Should Cyprus FX brokers ride the funds wave? Here is the inside view
“Funds are something worth looking into for brokers, who have advanced technology and strong liquidity provider relationships. However, in our opinion asset management should be run fully separately from regular business of the broker, possibly by a different entity” says FXOpen’s Natalia Zakharova
Last week, FinanceFeeds demonstrated that there are now 238 undertakings for collective investment under Cysec – that’s more than there are FX brokers in Cyprus. At the end of the second quarter of 2020, the funds’ assets approached €8 billion which is an increase of about 200% compared to 2016.
Cyprus has long been a destination for retail FX brokerages from across the globe wishing to establish offices in a territory that offers very easy company establishment and off the shelf regulation via a series of specialist law and corporate consultancy firms dedicated to facilitating the start up of FX brokerages with turnkey solutions that provide full operational components and CySec regulation under Europe’s ESMA supervision, an experienced pool of multi lingual sales and marketing personnel who reside in Cyprus and are very knowledgeable with regard to all aspects of retail FX and well connected within the industry, access to off the shelf platforms and low entry barriers.
Given that the electronic trading and FX industry is vital to the government of Cyprus as it is one of the island’s most revenue generating industries, far disproportionate to any other region of the world, it is not surprising that there are over 160 FX brokerages on the island.
It is with perhaps some surprise, in that case, that the funds business outstrips the FX industry in Cyprus, therefore if investment funds are so developed and populous in Cyprus, a move toward asset management and hedge funds would be a natural progression for Cyprus based FX brokers.
We spoke today to Natalia Zakharova, Business Development Manager at FXOpen, a global company with regulated offices in various jurisdictions including Cyprus.
Ms Zakharova explained to FinanceFeeds “As the brokers who have CYSEC licenses are already familiar with Cyprus legislation, they would be more interested to run an asset management fund. Moreover, running a hedge fund is on the intersection of liquidity provision and technology, so very close to a regular fx broker activities.”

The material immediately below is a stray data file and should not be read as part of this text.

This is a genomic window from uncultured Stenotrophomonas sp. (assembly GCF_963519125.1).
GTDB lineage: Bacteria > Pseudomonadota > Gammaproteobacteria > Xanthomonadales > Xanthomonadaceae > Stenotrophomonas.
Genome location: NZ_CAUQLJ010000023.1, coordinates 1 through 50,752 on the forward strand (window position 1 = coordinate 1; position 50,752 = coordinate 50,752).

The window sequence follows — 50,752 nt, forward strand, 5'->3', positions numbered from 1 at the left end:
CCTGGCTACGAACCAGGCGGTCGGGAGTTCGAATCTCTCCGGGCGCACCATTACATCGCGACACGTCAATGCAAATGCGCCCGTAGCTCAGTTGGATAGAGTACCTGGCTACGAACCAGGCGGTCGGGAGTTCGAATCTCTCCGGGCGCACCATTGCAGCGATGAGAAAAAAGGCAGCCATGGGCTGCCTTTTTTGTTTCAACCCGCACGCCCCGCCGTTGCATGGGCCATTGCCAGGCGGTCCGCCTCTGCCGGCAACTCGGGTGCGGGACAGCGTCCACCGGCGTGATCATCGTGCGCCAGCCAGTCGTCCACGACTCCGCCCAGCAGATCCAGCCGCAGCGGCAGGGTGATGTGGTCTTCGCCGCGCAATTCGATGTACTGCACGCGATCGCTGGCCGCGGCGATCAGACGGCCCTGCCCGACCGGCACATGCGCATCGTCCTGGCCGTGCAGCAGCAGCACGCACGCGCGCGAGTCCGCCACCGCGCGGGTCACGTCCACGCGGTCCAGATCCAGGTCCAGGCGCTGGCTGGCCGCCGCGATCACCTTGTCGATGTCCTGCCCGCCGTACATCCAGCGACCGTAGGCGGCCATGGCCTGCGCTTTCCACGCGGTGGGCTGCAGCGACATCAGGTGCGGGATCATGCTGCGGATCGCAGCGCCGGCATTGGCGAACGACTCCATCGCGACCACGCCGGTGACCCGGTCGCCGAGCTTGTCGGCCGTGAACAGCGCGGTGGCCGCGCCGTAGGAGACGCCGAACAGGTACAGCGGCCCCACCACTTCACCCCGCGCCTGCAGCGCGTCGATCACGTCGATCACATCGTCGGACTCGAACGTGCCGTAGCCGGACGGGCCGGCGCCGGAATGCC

“So it is definitely something worth looking into for brokers, who have advanced technology and strong liquidity provider relationships. However, in our opinion asset management should be run fully separately from regular business of the broker, possibly by a different entity” concluded Ms Zakharova.
A yardstick for the potential to be measured by was evident in subjects discussed last week at a major event organised by Invest Cyprus and the Cyprus Investment Funds Association (CIFA), in which a large number of delegates gathered with most of them coming from abroad. Specifically, there were more than 500 delegates, of which about 400 were executives in investment funds, related service providers and supervisory authorities from abroad.
This year’s conference focused on the “Next Chapter” of the investment funds sector and addressed key issues such as the supervisory landscape, the asset allocation models of investment funds globally, asset management, sustainable and ethical investments and the role of technology.
Besides Finance Minister Constantinos Petrides and the Chairwoman of the Cyprus Securities and Exchange Commission Demetra Kalogerou, eminent individuals from the Investment Funds sector, both from Cyprus and abroad, participated in the conference.
Indicatively, Tanguy van de Werve, Director-General of the EFAMA, Vassiliki Lazarakou, Chair of the Hellenic Capital Market Commission, Bryan Stirewalt CEO at Dubai Financial Services Authority (DFSA), Rachel Turner, Global Head of Custody Commercial Product Management at BNY Mellon, Sally Wong, CEO of the Hong Kong Investment Funds Association, Lital Dagan, CEO of the Israel Hedge Funds Association, Eric Pinon, Chairman of the French Asset Management Association, David Zahn, Portfolio Manager and Head of European Fixed Income at Franklin Templeton, Daniel Farchy, Senior Investment Officer of the European Investment Bank, Danilo McGarry, Head of Automation at Alter Domus, Erik Rotander, Head of ETF and Index Sales Strategy EMEA at Bloomberg LP and many others expressed their opinions.
At the same time, the conference revealed some very positive news for the investment funds sector and the Cypriot economy at large.
John Sergides, CEO at MUFG Investor Services, disclosed from the podium that the international banking giant is about to expand its operations in Cyprus, as it considers the country to be an ideal destination for investment fund services, due to its geographical location and the quality of services that it can offer. The Mitsubishi UFG Group is a multidimensional group and its banking arm is one of the five largest banking organisations worldwide.
The Group proceeded in 2019 with the acquisition of the Cypriot fintech company Point Nine, through its subsidiary Mitsubishi UFJ Trust and Banking Corporation.
The fact that interest for registering investment funds in Cyprus remains strong even during these unprecedented times was confirmed by the Chairwoman of the Cyprus Securities and Exchange Commission Demetra Kalogerou.
During her intervention in the conference, she reported that a considerable number of business entities have applied for the relevant license. There were 238 undertakings for collective investment under the supervision of the CySec Committee at the end of the second quarter of 2020, whose assets are approaching €8 billion. An increase of about 200% compared to 2016.